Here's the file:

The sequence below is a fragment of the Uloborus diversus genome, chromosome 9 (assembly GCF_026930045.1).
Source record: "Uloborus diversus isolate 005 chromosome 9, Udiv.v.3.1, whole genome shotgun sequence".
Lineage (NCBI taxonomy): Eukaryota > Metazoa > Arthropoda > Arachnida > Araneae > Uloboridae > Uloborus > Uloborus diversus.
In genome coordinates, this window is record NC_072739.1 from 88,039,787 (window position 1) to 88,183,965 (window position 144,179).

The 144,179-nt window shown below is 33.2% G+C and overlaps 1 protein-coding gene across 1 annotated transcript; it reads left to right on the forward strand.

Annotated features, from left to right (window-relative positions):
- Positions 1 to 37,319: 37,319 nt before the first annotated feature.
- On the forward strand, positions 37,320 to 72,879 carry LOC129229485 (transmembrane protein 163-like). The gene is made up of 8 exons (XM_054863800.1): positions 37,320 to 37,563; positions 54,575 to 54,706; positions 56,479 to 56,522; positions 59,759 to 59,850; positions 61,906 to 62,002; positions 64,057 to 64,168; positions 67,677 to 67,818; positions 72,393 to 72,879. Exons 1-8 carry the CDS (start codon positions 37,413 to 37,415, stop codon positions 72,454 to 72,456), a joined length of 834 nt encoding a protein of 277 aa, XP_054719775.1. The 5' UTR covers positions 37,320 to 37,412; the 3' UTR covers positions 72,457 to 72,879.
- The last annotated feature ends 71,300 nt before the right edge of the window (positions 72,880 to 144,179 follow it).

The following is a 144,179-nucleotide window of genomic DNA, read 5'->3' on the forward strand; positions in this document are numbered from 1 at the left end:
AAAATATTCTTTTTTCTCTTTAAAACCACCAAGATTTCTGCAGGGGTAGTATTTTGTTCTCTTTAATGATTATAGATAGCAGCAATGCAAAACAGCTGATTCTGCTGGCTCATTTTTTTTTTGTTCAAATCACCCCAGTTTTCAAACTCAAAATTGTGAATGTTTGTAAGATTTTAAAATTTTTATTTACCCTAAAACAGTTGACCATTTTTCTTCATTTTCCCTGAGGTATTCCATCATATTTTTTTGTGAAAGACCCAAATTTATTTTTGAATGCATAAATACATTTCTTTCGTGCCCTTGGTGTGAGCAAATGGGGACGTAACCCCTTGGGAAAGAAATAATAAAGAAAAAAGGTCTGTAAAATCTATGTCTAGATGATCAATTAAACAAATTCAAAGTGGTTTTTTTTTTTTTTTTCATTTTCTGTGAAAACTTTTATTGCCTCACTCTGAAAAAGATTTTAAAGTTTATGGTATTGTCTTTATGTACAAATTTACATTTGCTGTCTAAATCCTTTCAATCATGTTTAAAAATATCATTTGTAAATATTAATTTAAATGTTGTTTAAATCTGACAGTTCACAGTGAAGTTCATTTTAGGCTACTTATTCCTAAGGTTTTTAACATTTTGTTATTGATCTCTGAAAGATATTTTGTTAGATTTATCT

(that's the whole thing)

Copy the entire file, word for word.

The sequence below is a fragment of the Uloborus diversus genome, chromosome 9 (assembly GCF_026930045.1).
Source record: "Uloborus diversus isolate 005 chromosome 9, Udiv.v.3.1, whole genome shotgun sequence".
Lineage (NCBI taxonomy): Eukaryota > Metazoa > Arthropoda > Arachnida > Araneae > Uloboridae > Uloborus > Uloborus diversus.
In genome coordinates, this window is record NC_072739.1 from 88,039,787 (window position 1) to 88,183,965 (window position 144,179).

The 144,179-nt window shown below is 33.2% G+C and overlaps 1 protein-coding gene across 1 annotated transcript; it reads left to right on the forward strand.

Annotated features, from left to right (window-relative positions):
- Positions 1 to 37,319: 37,319 nt before the first annotated feature.
- On the forward strand, positions 37,320 to 72,879 carry LOC129229485 (transmembrane protein 163-like). The gene is made up of 8 exons (XM_054863800.1): positions 37,320 to 37,563; positions 54,575 to 54,706; positions 56,479 to 56,522; positions 59,759 to 59,850; positions 61,906 to 62,002; positions 64,057 to 64,168; positions 67,677 to 67,818; positions 72,393 to 72,879. Exons 1-8 carry the CDS (start codon positions 37,413 to 37,415, stop codon positions 72,454 to 72,456), a joined length of 834 nt encoding a protein of 277 aa, XP_054719775.1. The 5' UTR covers positions 37,320 to 37,412; the 3' UTR covers positions 72,457 to 72,879.
- The last annotated feature ends 71,300 nt before the right edge of the window (positions 72,880 to 144,179 follow it).

The following is a 144,179-nucleotide window of genomic DNA, read 5'->3' on the forward strand; positions in this document are numbered from 1 at the left end:
AAAATATTCTTTTTTCTCTTTAAAACCACCAAGATTTCTGCAGGGGTAGTATTTTGTTCTCTTTAATGATTATAGATAGCAGCAATGCAAAACAGCTGATTCTGCTGGCTCATTTTTTTTTTGTTCAAATCACCCCAGTTTTCAAACTCAAAATTGTGAATGTTTGTAAGATTTTAAAATTTTTATTTACCCTAAAACAGTTGACCATTTTTCTTCATTTTCCCTGAGGTATTCCATCATATTTTTTTGTGAAAGACCCAAATTTATTTTTGAATGCATAAATACATTTCTTTCGTGCCCTTGGTGTGAGCAAATGGGGACGTAACCCCTTGGGAAAGAAATAATAAAGAAAAAAGGTCTGTAAAATCTATGTCTAGATGATCAATTAAACAAATTCAAAGTGGTTTTTTTTTTTTTTTTCATTTTCTGTGAAAACTTTTATTGCCTCACTCTGAAAAAGATTTTAAAGTTTATGGTATTGTCTTTATGTACAAATTTACATTTGCTGTCTAAATCCTTTCAATCATGTTTAAAAATATCATTTGTAAATATTAATTTAAATGTTGTTTAAATCTGACAGTTCACAGTGAAGTTCATTTTAGGCTACTTATTCCTAAGGTTTTTAACATTTTGTTATTGATCTCTGAAAGATATTTTGTTAGATTTATCT